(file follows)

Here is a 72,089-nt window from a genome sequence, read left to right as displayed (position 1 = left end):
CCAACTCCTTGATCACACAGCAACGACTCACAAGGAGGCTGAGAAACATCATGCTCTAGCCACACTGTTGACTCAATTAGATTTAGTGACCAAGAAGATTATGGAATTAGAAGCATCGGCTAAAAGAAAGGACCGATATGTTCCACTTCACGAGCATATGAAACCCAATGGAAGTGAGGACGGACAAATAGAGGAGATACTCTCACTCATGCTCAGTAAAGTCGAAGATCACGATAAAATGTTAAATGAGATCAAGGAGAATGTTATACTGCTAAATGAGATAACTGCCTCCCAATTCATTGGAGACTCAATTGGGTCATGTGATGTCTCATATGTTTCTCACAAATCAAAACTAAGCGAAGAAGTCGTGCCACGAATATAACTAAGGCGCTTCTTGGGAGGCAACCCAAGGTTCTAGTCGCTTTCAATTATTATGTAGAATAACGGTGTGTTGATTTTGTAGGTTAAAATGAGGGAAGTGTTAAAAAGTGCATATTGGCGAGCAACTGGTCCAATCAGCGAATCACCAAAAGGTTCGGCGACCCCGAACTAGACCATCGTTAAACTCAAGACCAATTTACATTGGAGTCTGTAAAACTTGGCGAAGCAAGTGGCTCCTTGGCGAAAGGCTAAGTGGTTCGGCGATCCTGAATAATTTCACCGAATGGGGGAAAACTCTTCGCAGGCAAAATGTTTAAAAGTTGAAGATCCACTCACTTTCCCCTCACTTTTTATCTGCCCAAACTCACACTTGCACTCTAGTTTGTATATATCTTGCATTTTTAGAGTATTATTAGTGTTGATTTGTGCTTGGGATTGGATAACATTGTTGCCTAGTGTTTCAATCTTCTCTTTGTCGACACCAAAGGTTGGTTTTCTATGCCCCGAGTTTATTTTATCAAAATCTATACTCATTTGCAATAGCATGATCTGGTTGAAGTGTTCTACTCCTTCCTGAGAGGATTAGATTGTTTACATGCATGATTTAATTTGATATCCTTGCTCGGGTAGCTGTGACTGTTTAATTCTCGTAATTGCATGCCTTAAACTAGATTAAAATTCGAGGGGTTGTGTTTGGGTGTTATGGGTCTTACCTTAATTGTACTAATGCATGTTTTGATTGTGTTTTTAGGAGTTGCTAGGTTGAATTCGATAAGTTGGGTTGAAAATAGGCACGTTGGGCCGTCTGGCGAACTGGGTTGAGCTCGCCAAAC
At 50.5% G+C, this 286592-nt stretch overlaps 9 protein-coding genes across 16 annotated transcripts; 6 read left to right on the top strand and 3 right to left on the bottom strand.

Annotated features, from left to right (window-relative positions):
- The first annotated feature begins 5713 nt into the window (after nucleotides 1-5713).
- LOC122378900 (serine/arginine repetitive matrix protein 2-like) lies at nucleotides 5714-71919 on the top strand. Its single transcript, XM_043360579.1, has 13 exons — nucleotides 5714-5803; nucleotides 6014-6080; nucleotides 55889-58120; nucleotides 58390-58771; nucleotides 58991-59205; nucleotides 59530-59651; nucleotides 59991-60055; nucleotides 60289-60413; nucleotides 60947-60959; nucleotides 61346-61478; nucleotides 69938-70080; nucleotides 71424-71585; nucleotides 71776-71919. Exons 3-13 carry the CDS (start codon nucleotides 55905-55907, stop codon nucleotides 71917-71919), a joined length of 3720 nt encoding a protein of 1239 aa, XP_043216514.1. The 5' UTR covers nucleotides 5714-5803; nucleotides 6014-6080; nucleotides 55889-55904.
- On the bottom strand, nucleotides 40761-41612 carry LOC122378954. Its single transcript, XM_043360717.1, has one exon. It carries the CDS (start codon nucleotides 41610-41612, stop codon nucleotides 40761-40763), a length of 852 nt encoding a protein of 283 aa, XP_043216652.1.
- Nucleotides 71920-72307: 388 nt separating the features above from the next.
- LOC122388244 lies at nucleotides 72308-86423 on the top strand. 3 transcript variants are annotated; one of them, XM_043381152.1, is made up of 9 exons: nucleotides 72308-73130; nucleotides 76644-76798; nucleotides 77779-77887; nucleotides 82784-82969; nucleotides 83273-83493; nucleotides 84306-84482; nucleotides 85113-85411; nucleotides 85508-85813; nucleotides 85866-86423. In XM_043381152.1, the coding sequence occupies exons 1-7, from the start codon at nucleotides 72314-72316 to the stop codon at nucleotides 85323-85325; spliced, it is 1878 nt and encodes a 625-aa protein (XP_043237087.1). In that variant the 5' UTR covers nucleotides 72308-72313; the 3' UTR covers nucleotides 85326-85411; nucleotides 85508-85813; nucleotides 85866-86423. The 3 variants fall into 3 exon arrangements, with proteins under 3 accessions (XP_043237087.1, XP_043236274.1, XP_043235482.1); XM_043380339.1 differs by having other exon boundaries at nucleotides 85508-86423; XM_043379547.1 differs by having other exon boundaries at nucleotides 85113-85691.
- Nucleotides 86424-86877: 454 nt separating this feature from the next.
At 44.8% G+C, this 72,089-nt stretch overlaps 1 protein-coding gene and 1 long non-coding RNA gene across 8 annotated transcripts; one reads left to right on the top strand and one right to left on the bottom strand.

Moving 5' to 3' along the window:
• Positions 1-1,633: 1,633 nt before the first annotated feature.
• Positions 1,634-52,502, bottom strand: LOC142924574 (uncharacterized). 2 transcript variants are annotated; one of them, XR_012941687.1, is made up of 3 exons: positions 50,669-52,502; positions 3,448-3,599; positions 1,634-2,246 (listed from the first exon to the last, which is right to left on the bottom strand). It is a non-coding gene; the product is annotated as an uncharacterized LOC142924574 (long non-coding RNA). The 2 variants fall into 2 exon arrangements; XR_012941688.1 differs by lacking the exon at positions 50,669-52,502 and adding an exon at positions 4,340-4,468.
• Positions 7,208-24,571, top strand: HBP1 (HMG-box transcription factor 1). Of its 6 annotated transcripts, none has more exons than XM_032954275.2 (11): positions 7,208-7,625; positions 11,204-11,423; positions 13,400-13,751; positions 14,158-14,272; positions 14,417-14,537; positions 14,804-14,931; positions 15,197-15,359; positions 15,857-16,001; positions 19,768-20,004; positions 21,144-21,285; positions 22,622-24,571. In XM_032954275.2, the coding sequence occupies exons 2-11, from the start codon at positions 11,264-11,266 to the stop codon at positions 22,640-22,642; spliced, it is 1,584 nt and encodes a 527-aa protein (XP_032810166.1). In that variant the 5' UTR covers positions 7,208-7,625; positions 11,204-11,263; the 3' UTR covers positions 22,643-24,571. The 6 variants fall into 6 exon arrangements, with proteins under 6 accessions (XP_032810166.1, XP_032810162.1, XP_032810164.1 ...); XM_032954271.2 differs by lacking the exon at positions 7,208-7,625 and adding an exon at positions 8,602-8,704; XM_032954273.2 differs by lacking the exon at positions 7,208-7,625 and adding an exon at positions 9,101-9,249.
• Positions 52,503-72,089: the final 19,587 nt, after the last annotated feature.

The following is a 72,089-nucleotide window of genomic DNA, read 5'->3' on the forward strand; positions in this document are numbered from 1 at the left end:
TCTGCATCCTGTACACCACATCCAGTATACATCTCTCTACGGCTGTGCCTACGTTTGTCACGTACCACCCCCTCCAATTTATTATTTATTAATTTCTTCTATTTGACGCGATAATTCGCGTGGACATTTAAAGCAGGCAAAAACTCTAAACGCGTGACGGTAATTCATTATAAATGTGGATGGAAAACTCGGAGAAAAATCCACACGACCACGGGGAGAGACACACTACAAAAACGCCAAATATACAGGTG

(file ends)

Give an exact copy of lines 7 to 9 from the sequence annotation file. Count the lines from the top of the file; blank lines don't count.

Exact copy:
- On the bottom strand, nucleotides 40761-41612 carry LOC122378954. Its single transcript, XM_043360717.1, has one exon. It carries the CDS (start codon nucleotides 41610-41612, stop codon nucleotides 40761-40763), a length of 852 nt encoding a protein of 283 aa, XP_043216652.1.
- Nucleotides 71920-72307: 388 nt separating the features above from the next.
- LOC122388244 lies at nucleotides 72308-86423 on the top strand. 3 transcript variants are annotated; one of them, XM_043381152.1, is made up of 9 exons: nucleotides 72308-73130; nucleotides 76644-76798; nucleotides 77779-77887; nucleotides 82784-82969; nucleotides 83273-83493; nucleotides 84306-84482; nucleotides 85113-85411; nucleotides 85508-85813; nucleotides 85866-86423. In XM_043381152.1, the coding sequence occupies exons 1-7, from the start codon at nucleotides 72314-72316 to the stop codon at nucleotides 85323-85325; spliced, it is 1878 nt and encodes a 625-aa protein (XP_043237087.1). In that variant the 5' UTR covers nucleotides 72308-72313; the 3' UTR covers nucleotides 85326-85411; nucleotides 85508-85813; nucleotides 85866-86423. The 3 variants fall into 3 exon arrangements, with proteins under 3 accessions (XP_043237087.1, XP_043236274.1, XP_043235482.1); XM_043380339.1 differs by having other exon boundaries at nucleotides 85508-86423; XM_043379547.1 differs by having other exon boundaries at nucleotides 85113-85691.